Bucharest sub-municipality is going full-on solar by 2024
Sector 1 will be the first local administration to achieve sustainable energy autonomy in Romania
Today, the authorities in Bucharest’s sub-municipality, Sector 1, announced they will start installing solar panels on all public buildings. The project will take until 2024 to complete, but it will make it the first Romanian municipality to be completely self-reliant in terms of energy.
According to a statement by Sector 1’s mayor, Clotilde Armand, the completed system will produce more energy on an annual basis than the administrative sector consumes.
The decision seems to follow a similar trajectory to Germany's Stuttgart policy on municipal housing and Hamburg’s laws on roof renovations, mandating owners install solar panels. However, the Romanian approach seems much more swift and decisive.
In terms of administrative weight, Bucharest is at the same level as a county rather than a city. It is subdivided into six sectors, with each having its own mayor and city council.
A first for Romania
In her statement, Mayor Armand explained that Sector 1 will be the first local government in the country to produce more electricity than it consumes. Starting from this year, authorities will begin installing photovoltaic (PV) systems on all the roofs of public buildings in the sector.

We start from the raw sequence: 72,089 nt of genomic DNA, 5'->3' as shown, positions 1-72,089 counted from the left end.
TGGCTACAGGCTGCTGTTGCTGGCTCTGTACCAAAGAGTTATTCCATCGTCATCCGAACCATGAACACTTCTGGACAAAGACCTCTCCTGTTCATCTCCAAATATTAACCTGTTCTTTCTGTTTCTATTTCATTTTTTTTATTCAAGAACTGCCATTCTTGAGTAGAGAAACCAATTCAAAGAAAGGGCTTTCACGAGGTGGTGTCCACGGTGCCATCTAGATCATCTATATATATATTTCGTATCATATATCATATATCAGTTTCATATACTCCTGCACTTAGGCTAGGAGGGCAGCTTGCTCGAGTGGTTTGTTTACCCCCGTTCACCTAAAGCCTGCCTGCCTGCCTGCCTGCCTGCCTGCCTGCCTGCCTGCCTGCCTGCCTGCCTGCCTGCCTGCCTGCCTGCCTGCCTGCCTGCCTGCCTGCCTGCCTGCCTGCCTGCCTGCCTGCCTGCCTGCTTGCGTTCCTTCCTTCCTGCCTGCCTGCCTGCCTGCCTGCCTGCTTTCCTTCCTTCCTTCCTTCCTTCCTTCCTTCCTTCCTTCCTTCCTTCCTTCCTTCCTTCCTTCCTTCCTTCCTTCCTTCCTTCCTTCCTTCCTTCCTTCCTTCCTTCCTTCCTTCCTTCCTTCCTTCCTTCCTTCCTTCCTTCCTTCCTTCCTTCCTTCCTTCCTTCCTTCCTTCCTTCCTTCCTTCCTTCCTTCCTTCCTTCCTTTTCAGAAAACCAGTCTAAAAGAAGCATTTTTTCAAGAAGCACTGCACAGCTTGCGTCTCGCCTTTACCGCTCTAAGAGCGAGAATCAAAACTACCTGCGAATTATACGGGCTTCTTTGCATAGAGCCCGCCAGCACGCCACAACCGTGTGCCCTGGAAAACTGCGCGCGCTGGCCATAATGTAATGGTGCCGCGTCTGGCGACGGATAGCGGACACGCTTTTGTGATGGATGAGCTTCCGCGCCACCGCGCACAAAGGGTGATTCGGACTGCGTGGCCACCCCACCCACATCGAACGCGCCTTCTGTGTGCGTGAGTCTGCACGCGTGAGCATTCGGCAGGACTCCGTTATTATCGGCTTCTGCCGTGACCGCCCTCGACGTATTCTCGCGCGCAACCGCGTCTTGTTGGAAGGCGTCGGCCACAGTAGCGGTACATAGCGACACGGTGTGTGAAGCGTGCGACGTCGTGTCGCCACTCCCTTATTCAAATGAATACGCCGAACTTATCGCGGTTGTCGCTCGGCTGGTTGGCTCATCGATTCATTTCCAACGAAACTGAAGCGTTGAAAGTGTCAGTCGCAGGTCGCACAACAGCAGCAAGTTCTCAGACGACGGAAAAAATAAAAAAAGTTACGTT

According to her, there are 150 of them, including kindergartens, schools, high schools, hospitals and administrative offices. The project estimates that, with a gradual expansion in the next two years, the new PV system will be capable of producing 21,000 kWp (kilowatts at peak production).
Mayor Armand explained that that is more than the municipality consumes and because all the buildings in the sector are connected to the national grid, Sector 1 will feed the excess energy to the rest of the country.
Stages and consumption
The municipal PV system will be installed in stages, with the first one focusing on 10 educational buildings. The output should be around 2,000 kilowatts at peak production, or the rough equivalent of 2.4 million kilowatt-hours of free, green electricity per year.
For comparison, in 2020 the total energy consumption in Sector 1’s public buildings was around 9 million kWh of electricity and 28 million kWh of natural gas which cost the administration around 2.3 million euros.
Clotilde Armand explained that fossil fuel electricity is expected to get more and more expensive and the sooner they complete the shift to solar, the more money they will be able to save the taxpayer. Furthermore, the added value of reduced pollution will have an obvious positive effect on the health of the local residents.